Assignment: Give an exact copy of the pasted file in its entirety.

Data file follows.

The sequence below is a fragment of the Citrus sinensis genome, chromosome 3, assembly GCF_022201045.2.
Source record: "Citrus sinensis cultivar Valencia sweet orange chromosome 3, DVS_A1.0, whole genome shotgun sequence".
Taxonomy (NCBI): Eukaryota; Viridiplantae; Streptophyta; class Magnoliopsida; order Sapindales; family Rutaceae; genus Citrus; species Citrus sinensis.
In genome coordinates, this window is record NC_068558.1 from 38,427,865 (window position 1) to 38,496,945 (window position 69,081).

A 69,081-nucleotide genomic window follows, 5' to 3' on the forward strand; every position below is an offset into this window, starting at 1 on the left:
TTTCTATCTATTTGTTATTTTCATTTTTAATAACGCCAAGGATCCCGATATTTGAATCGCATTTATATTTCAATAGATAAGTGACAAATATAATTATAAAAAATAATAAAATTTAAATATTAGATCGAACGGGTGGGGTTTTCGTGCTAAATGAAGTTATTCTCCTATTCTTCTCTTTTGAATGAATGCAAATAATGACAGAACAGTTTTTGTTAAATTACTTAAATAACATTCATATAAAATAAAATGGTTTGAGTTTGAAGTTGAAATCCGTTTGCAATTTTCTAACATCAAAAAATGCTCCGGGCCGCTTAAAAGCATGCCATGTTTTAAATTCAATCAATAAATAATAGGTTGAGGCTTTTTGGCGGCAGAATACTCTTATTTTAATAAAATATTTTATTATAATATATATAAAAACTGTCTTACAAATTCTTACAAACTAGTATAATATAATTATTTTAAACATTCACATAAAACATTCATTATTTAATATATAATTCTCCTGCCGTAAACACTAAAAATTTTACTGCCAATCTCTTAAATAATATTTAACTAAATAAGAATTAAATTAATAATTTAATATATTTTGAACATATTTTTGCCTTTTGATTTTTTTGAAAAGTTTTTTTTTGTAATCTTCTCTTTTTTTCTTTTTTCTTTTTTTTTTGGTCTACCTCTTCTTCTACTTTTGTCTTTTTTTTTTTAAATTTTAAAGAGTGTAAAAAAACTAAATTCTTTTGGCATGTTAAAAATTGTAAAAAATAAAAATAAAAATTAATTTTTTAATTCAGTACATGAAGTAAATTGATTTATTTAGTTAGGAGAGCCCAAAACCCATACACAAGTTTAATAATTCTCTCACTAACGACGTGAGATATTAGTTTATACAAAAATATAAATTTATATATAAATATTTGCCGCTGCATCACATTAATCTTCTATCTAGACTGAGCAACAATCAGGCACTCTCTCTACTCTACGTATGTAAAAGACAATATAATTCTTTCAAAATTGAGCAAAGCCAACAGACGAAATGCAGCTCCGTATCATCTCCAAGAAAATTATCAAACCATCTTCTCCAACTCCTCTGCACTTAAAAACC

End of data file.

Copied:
The sequence below is a fragment of the Citrus sinensis genome, chromosome 3, assembly GCF_022201045.2.
Source record: "Citrus sinensis cultivar Valencia sweet orange chromosome 3, DVS_A1.0, whole genome shotgun sequence".
Taxonomy (NCBI): Eukaryota; Viridiplantae; Streptophyta; class Magnoliopsida; order Sapindales; family Rutaceae; genus Citrus; species Citrus sinensis.
In genome coordinates, this window is record NC_068558.1 from 38,427,865 (window position 1) to 38,496,945 (window position 69,081).

A 69,081-nucleotide genomic window follows, 5' to 3' on the forward strand; every position below is an offset into this window, starting at 1 on the left:
TTTCTATCTATTTGTTATTTTCATTTTTAATAACGCCAAGGATCCCGATATTTGAATCGCATTTATATTTCAATAGATAAGTGACAAATATAATTATAAAAAATAATAAAATTTAAATATTAGATCGAACGGGTGGGGTTTTCGTGCTAAATGAAGTTATTCTCCTATTCTTCTCTTTTGAATGAATGCAAATAATGACAGAACAGTTTTTGTTAAATTACTTAAATAACATTCATATAAAATAAAATGGTTTGAGTTTGAAGTTGAAATCCGTTTGCAATTTTCTAACATCAAAAAATGCTCCGGGCCGCTTAAAAGCATGCCATGTTTTAAATTCAATCAATAAATAATAGGTTGAGGCTTTTTGGCGGCAGAATACTCTTATTTTAATAAAATATTTTATTATAATATATATAAAAACTGTCTTACAAATTCTTACAAACTAGTATAATATAATTATTTTAAACATTCACATAAAACATTCATTATTTAATATATAATTCTCCTGCCGTAAACACTAAAAATTTTACTGCCAATCTCTTAAATAATATTTAACTAAATAAGAATTAAATTAATAATTTAATATATTTTGAACATATTTTTGCCTTTTGATTTTTTTGAAAAGTTTTTTTTTGTAATCTTCTCTTTTTTTCTTTTTTCTTTTTTTTTTGGTCTACCTCTTCTTCTACTTTTGTCTTTTTTTTTTTAAATTTTAAAGAGTGTAAAAAAACTAAATTCTTTTGGCATGTTAAAAATTGTAAAAAATAAAAATAAAAATTAATTTTTTAATTCAGTACATGAAGTAAATTGATTTATTTAGTTAGGAGAGCCCAAAACCCATACACAAGTTTAATAATTCTCTCACTAACGACGTGAGATATTAGTTTATACAAAAATATAAATTTATATATAAATATTTGCCGCTGCATCACATTAATCTTCTATCTAGACTGAGCAACAATCAGGCACTCTCTCTACTCTACGTATGTAAAAGACAATATAATTCTTTCAAAATTGAGCAAAGCCAACAGACGAAATGCAGCTCCGTATCATCTCCAAGAAAATTATCAAACCATCTTCTCCAACTCCTCTGCACTTAAAAACC